This gives major media corporations a huge new arena in which to advertise. Just last month, AOL launched an interactive “mall” called “AOL Pointe” on Second Life, in which users can buy clothes for their avatars and interact together in a typical mall-type setting. CBS and AOL are on to something, seeing Second Life as the next step for the Web.

Because Second Life comes equipped with tutorials to teach users how to interact and build and advertise, it is an attractive playground for consumers and corporations alike. Perhaps this is where the Internet is migrating–it isn’t crazy to think that, in a few years, maybe a decade, the Internet will no longer be two-dimensional, but three-dimensional, like a world in Second Life.

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Australians in virtual world stampede – secondlife the Winner – itSreal

Asher Moses and Stephen Hutcheon – SMH Biztech
January 30, 2007

Telstra and the Australian Broadcasting Corporation will announce shortly that they have established, separately, a presence in the cult virtual world of Second Life.

They will join a growing throng of international companies – including Dell, Toyota, Adidas, IBM, and Intel – who have built a base within the virtual world, seeking to test its worthiness as a promotional and commercial tool.

Another local company, interactive TV provider Two Way TV Australia, also has advanced plans to open a shop front in the 3-D world.

Telstra spokesman Craig Middleton said the telco’s Second Life home would be called The Pond, and offer similar features to its website.

“Visitors will be able to do pretty much what they can at – buy songs, watch movies and so on – as well as explore the fascinating online presence we are creating,” he said.

“It will be highly interactive – fly around a scale replica of Uluru or walk across the Sydney Harbour Bridge.”

Mr Middleton would not give further details on what Telstra was planning, but said all would be revealed when The Pond opened to the public next month.

Over 3 million people from around the world have signed up for a (free) Second Life account. However, it is widely accepted that as few as 10 per cent of those members are active, making this a niche community in the universe of virtual world.

That, however, has not dampened the appetite for commercial enterprises, educational organisations and even governmental ones to dive in and test the waters.

On the weekend, a spokesman for an arm of the Swedish foreign ministry revealed that Sweden would soon be opening an official information outpost inside Second Life.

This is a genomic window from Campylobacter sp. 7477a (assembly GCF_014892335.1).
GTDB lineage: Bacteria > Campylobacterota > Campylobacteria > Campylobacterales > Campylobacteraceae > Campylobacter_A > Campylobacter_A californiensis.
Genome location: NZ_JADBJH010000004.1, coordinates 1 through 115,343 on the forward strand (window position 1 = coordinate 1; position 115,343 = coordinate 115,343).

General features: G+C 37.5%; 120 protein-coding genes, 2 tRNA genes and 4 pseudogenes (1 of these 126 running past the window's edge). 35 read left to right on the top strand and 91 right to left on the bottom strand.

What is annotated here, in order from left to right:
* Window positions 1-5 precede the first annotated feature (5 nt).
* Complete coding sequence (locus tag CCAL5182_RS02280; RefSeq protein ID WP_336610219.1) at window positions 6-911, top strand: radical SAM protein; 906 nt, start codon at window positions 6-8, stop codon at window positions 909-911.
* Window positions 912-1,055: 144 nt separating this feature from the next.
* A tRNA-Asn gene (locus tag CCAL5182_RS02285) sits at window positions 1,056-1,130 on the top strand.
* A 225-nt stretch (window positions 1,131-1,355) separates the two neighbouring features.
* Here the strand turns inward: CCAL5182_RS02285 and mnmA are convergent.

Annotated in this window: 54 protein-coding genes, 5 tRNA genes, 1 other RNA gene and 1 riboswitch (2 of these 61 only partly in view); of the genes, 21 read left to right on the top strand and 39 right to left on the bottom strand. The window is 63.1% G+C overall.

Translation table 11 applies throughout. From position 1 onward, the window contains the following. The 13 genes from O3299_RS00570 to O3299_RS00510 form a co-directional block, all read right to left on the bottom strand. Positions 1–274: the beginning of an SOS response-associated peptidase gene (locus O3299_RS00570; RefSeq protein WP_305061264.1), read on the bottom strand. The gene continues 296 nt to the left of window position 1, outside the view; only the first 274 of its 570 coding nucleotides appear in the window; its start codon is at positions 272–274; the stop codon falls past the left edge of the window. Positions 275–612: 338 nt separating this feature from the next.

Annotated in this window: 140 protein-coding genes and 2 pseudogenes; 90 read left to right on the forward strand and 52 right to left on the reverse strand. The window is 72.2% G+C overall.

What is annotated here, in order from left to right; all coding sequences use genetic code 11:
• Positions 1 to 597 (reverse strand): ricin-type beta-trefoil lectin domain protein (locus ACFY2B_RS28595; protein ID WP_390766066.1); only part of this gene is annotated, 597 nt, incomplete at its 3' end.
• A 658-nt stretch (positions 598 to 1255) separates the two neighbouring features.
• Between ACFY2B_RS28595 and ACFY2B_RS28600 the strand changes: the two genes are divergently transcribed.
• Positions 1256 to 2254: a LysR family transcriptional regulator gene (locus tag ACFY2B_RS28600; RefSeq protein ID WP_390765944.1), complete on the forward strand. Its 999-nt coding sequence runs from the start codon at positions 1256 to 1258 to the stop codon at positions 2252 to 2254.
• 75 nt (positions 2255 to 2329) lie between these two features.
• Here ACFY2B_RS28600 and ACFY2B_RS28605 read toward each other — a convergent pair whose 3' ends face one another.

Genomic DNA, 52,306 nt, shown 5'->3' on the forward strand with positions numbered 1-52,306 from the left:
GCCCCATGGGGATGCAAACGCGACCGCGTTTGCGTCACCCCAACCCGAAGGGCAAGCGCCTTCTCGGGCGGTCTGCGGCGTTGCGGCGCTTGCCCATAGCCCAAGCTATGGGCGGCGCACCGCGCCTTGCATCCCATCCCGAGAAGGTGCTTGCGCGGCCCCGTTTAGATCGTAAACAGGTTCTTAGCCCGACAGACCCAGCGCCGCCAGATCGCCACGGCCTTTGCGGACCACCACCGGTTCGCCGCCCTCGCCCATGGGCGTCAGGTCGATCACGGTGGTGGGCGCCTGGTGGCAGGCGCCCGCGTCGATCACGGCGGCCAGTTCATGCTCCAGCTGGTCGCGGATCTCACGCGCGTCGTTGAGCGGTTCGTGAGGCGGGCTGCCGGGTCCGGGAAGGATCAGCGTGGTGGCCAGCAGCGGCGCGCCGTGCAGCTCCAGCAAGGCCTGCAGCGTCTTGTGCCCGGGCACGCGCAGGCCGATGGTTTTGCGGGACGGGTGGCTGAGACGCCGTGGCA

IBM recently teamed up with Tennis Australia to build and then operate a real-time version of the Australian Open inside the virtual world.

And two Australian educational organisations – the University of Southern Queensland and the Australian Film, Television and Radio School – have already opened for business in Second Life.

There are few details about the ABC venture beyond the fact that the corporation has purchased an island in Second Life. Access to the region is restricted, but the island – in the shape of the ABC logo – is clearly visible from an overhead view of the area.

Earlier this month Abigail Thomas from the ABC’s new media division posted a notice on a Second Life discussion board calling for suggestions for the Second Life project.

“The ABC has a wealth of digital assets that we are considering lending to the development of this project,” she wrote. “But rather than just reflect the ABC back to users in SL, we are looking at creating more of a public space for Australians.”

Two Way TV’s Daniel Barton said his company was well down the track with a Second Life presence that would connect users in its virtual set-up with its website, offering them rewards and incentives.

Jana Gillespie believed so strongly in Second Life’s potential as a marketing tool that she started a business, Big-Bit (http//, which specialises in helping real-world corporations establish a business presence inside the virtual world.

Her progress to date has been limited, but Ms Gillespie said she was close to announcing a deal with one major Australian company, and had recently been in negotiations with Tourism Australia.